Teachers Dress as Mexicans and Trump's Border Wall for Halloween, Superintendent Apologizes

middleton teachers border wall halloween
Parents were outraged when a group of teachers dressed as Trump’s border wall for Halloween. Middleton School District

An Idaho superintendent made a public apology on Friday after a group of teachers dressed as Mexicans and President Donald Trump's border wall for Halloween.

Photos showed two different groups of teachers and were posted on the district's Facebook book but have since been taken down. One group of six teachers from Middleton Heights Elementary School were dressed in patriotic gear including one teacher who was dressed like the Statue of Liberty and one who appeared to be dressed after a bald eagle.

Each of the teachers was holding a piece of cardboard that was painted to look like it was made of bricks. Four of the teachers' cardboard pieces had the words "Make America Great Again" written on them.

In another photo, a group of seven teachers was wearing clothing to resemble people from Mexico, including the donning of mustaches and sombreros.

On Friday, Middleton School District Superintendent Dr. Josh Middleton addressed the costumes during a Facebook live video. He said he was contacted on Thursday by a parent who was concerned about the costumes that were worn on Halloween during the school day.

"I am deeply troubled by the decision by our staff members to wear those costumes that are clearly insensitive and inappropriate," Middleton said.

Middleton explained during the Facebook live video that the school's time would be devoted to investigating the events on Halloween and the "poor decisions" that were made. On Friday morning, the district administration was already looking into the issue and Middleton attempted to assure the community of the school's true values.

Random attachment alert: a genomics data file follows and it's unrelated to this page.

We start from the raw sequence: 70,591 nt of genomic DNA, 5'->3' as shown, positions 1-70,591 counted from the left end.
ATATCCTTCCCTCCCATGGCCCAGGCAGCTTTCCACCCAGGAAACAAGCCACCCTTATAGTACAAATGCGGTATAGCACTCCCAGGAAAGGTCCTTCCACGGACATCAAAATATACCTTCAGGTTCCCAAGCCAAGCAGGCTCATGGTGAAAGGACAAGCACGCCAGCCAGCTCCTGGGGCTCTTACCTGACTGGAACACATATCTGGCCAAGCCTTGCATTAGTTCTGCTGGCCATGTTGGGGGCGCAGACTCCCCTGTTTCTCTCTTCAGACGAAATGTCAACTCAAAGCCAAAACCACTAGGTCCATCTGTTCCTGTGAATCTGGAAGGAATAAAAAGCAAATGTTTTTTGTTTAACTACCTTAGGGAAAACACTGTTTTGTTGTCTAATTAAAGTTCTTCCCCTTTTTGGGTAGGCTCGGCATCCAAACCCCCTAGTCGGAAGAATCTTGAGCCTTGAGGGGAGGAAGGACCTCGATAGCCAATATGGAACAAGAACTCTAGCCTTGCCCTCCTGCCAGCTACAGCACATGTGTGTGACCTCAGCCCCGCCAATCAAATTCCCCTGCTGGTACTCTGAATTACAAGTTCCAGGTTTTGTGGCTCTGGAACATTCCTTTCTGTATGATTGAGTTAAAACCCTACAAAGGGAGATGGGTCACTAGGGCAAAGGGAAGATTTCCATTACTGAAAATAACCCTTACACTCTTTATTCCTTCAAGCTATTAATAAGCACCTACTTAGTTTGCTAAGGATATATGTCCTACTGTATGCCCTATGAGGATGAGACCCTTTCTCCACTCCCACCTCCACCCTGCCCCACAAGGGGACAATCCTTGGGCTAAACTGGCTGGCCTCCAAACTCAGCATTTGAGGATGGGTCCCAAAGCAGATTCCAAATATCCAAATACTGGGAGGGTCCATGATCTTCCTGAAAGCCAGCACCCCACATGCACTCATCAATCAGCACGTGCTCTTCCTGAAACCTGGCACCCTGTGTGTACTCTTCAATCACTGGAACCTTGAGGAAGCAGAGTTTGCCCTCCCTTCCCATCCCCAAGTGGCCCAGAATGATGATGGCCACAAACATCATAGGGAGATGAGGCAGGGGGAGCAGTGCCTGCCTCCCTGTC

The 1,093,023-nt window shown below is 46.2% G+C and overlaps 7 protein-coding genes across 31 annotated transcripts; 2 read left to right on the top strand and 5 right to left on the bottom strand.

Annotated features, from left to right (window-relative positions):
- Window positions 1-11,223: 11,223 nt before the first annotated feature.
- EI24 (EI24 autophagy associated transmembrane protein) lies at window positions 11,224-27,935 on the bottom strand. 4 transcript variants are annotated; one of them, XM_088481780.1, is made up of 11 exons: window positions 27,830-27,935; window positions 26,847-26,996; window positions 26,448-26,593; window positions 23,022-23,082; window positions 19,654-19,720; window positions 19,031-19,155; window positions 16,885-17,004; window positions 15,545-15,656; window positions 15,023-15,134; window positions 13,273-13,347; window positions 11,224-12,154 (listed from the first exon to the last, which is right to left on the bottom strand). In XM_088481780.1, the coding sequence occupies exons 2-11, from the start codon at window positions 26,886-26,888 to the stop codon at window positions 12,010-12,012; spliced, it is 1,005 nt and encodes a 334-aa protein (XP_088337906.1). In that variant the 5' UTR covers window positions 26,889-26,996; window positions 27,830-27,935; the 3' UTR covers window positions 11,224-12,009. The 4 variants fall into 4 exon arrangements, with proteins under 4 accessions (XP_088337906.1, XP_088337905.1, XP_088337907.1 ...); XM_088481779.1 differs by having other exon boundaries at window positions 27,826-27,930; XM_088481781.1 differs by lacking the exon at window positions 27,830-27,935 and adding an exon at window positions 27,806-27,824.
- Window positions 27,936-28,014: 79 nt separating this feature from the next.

"We are better than this. We embrace all students," he said. "We have a responsibility to teach and reach all students period."

Middleton Heights Elementary School teachers dressed like Mexicans for Halloween, prompting an apology from the district’s superintendent. Middleton School District

Although Middleton was visibly disappointed in the educators for their costumes, he said he didn't think it was done with malicious intent. Still, the superintendent reiterated that the staff members exercised poor judgment and that the school needs to "own those decisions."

"I just want to once again share what's going on and express my sincerest and deepest apologies to our families to our patrons," he said. "Again, we are so much better than this."

In the wake of the costume debacle, Middleton explained that it's now time to look into what happened and learn from the incident, hoping it would bring change so the school district can be the district he knows they can be.

Middleton is home to about 7,500 people, according to Census data from 2017. About 9.5 percent of residents in Middleton are Latino. At this time, it's unclear if the teachers will face disciplinary action for the costumes.